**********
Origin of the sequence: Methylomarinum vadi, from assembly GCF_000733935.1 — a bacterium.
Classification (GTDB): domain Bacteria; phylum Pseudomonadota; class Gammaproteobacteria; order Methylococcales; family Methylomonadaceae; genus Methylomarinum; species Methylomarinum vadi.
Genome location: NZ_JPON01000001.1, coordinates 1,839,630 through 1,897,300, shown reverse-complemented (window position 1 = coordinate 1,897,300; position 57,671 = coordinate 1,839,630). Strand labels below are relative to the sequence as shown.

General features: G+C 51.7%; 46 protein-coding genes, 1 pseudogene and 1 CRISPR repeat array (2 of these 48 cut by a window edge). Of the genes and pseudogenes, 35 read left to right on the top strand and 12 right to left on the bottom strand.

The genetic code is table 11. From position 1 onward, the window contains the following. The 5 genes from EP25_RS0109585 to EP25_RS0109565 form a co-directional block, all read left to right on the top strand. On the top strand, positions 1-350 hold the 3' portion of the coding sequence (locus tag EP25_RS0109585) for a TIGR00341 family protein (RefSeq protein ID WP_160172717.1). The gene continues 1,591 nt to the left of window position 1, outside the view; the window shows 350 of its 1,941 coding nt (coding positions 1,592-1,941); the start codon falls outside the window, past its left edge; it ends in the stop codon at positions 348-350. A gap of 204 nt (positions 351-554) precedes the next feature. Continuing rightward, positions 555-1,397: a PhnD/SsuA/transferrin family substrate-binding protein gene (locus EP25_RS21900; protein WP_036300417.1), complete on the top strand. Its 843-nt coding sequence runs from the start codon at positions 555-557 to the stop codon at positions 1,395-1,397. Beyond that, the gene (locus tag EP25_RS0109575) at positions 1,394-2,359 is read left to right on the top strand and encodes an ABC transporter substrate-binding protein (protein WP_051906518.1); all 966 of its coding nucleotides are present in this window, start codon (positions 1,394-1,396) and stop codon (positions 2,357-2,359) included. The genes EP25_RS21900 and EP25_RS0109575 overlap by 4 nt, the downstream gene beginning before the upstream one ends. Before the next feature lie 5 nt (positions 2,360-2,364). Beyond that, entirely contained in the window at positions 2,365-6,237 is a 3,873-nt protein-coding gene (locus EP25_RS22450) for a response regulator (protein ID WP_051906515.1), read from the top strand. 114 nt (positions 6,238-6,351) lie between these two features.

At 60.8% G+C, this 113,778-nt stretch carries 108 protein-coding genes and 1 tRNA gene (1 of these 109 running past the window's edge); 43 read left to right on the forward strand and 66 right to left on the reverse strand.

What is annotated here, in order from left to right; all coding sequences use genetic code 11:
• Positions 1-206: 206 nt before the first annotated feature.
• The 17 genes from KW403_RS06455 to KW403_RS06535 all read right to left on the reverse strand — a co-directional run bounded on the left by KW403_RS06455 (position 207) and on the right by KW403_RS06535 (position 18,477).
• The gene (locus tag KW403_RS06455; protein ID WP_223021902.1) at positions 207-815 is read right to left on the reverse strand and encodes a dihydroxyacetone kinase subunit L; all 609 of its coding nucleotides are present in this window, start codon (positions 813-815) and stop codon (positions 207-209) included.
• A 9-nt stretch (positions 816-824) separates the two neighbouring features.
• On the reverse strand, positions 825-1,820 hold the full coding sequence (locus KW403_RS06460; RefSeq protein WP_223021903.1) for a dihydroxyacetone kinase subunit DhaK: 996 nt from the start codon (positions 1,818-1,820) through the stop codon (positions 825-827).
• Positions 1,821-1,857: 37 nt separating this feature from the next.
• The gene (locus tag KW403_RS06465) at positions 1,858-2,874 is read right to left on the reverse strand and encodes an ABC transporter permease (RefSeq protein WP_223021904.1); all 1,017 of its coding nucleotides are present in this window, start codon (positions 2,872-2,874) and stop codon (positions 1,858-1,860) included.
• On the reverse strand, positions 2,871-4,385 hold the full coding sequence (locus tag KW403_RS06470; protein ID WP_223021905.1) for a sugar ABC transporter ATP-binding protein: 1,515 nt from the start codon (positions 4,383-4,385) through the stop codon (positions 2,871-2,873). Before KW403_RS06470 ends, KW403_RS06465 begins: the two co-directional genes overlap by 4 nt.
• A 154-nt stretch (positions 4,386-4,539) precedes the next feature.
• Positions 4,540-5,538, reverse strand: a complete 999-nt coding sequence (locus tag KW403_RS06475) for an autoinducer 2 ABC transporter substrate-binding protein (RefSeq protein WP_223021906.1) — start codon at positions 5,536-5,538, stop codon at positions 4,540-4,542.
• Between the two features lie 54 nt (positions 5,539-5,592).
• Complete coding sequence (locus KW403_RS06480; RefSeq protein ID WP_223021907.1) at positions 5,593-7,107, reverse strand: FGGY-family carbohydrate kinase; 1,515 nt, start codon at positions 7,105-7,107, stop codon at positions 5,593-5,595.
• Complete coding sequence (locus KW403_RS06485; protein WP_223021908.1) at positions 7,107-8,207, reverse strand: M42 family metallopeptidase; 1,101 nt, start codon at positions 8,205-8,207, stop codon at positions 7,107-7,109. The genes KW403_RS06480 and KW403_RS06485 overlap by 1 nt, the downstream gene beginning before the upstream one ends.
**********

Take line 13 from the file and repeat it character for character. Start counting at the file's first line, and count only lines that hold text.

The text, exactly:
• Positions 1,821-1,857: 37 nt separating this feature from the next.